Leach passes key England test at Headingley with pressure mounting


t would be easy to assume that Jack Leach is not a cricketer who would fit with Brendon McCullum and Ben Stokes’ mantra of all-out attack. You would think that they might fancy a wrist-spinner, or at the very least an aggressive off-spinner, not a slow left-armer.

Matt Parkinson is 25 and a cause celebre, with an excellent first-class record, to whom England were able to give an unlikely debut this month. Moeen Ali is 35 now but out of retirement and is a strong wicket-taking option. Adil Rashid, 34, might be in the mix, too.

This sense was heightened when Leach, through little fault of his own, had a quiet start to the summer and then England lost the toss at Headingley, hardly a spinner’s paradise. That denied Leach, concussed at Lord’s and feeling his way back in at Trent Bridge, a fourth innings to bowl in once again. New Zealand are an awkward fit for him, as they have four left-handers — who he finds more difficult to dislodge — in their top eight.

This is a big week for Leach. He turned 31 on Wednesday and was presented with a new cap by James Anderson before play to mark his 25th Test, while this is his first match back at Headingley since the 2019 Ashes. But the toss, location and opposition all appeared to be working against him as the game got underway. With apparent pressure on his place, he was presented a significant test — and passed.

Even Leach cannot have expected to get through 30 overs on day one. This was the most he has bowled on the first day of a Test, and the most a spinner has bowled on the opening day of a Test in England this century.

Stokes, reluctant to bowl himself for unknown reasons (he bowled at full tilt in the nets on Wednesday after a knee issue at Trent Bridge and illness this week), used Leach superbly.

He brought him on early, for the 13th over of the match, and it worked immediately, with a lovely bit of drift doing for Will Young, who was pinned lbw, with his first ball. That was a sign of things to come; according to CricViz, Leach found an average 1.6 degrees of drift. The only home Test in which he has found more was at Old Trafford in 2019 (1.9), one game after the unforgettable Headingley game of 2019.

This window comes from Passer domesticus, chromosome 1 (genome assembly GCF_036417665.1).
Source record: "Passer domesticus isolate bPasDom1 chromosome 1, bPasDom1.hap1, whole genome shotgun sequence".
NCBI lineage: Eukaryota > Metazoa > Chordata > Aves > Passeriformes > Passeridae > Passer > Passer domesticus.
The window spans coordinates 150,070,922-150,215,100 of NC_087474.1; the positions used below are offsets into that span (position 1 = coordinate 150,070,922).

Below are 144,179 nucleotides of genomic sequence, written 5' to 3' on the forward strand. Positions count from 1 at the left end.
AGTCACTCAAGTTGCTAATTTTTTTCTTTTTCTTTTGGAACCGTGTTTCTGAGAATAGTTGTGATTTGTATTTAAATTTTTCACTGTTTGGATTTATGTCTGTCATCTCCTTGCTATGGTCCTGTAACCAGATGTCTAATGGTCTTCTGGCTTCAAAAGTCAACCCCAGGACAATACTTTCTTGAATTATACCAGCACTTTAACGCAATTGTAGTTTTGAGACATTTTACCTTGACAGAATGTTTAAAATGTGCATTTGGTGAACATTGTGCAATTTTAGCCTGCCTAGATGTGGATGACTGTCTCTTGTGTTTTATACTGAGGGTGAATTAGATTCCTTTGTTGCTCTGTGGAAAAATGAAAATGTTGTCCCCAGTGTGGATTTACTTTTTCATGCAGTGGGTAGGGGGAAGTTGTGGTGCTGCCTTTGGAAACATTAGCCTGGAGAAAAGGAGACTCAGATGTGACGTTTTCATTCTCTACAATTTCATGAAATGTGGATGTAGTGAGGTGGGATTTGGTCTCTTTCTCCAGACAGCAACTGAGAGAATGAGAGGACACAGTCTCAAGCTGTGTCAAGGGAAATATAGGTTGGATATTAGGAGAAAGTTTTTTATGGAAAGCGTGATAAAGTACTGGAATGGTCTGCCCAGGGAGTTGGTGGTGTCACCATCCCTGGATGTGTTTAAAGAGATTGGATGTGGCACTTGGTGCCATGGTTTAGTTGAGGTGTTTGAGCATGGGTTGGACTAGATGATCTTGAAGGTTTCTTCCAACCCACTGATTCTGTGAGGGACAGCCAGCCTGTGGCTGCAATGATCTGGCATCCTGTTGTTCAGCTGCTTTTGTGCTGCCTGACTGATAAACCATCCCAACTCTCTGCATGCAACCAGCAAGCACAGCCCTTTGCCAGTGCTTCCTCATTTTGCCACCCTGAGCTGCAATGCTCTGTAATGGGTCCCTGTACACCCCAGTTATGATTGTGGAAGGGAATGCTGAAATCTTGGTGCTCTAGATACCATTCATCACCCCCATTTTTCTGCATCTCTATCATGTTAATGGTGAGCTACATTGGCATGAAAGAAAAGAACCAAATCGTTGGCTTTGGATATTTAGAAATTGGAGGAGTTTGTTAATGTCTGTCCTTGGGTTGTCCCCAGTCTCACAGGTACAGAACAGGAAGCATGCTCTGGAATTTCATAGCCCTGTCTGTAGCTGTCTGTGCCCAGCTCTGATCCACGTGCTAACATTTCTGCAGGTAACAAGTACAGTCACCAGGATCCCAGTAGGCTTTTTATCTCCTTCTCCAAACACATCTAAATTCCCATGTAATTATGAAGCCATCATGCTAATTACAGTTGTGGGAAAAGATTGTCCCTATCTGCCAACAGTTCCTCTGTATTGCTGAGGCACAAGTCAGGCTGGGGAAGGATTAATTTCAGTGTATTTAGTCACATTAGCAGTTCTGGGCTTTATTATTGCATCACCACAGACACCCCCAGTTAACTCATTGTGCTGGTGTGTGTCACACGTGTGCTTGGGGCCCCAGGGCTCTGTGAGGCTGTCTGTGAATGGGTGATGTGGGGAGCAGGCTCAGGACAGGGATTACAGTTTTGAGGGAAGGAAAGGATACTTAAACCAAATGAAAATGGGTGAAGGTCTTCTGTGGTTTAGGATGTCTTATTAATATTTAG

Spinner Leach has seen his place in the England Test squad come under mounting pressure

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“It is nice to get into the game early as a spinner, getting a wicket early eases everything for you, you feel on the front foot straight away,” he said. “Stokesy wanted to try to rough up one side, to see if we could get the ball reversing, but he said, ‘you’re not just on for that’. I had a lot of overs to bowl today, which was good.”

Stokes brought Leach back for a second spell after lunch, from the Rugby Stand End, which has a very short boundary down the ground, and just let his spinner get on with it. He bowled uninterrupted, with a spell of 23-6-54-1, the wicket being the freak dismissal of Henry Nicholls, caught at mid-off via a deflection off non-striker Daryl Mitchell’s bat.

Leach did not know it was out, or particularly “like” the wicket. But it was hard to begrudge a man who has had this many health issues — head knocks, Crohn’s, sepsis — a little bit of luck. Anyway, he had thoroughly deserved Nicholls’s wicket by tying the leftie down (he scored just four runs in 33 balls off him).

Whatever the assumptions about their intentions, Leach is a spinner strongly backed by McCullum and Stokes

Leach was pleased with the way he bowled, especially in comparison with Trent Bridge, where his preparation was very limited by the head injury and New Zealand scored quickly off him in a run-soaked game. He was not helped by a couple of catches dropped off his bowling.

“That was an amazing game to be a part of, but I didn’t feel I bowled as well as I could,” he said. “That could be off the back of the lead-up to that game. Today, I felt in good rhythm and stuck to my task pretty well.”

Whatever the assumptions about their intentions, Leach is a spinner strongly backed by McCullum and Stokes. Here, he did exactly what they wanted him to. The pressure on his place is largely external, and they have pointed him in the direction of Nathan Lyon, the outstanding Australian off-spinner, for inspiration, while Daniel Vettori — a long-time colleague of McCullum’s — should be another.

They want their spinner to contain in the first half of a game and attack in the second. For Leach, this represented a fine start.

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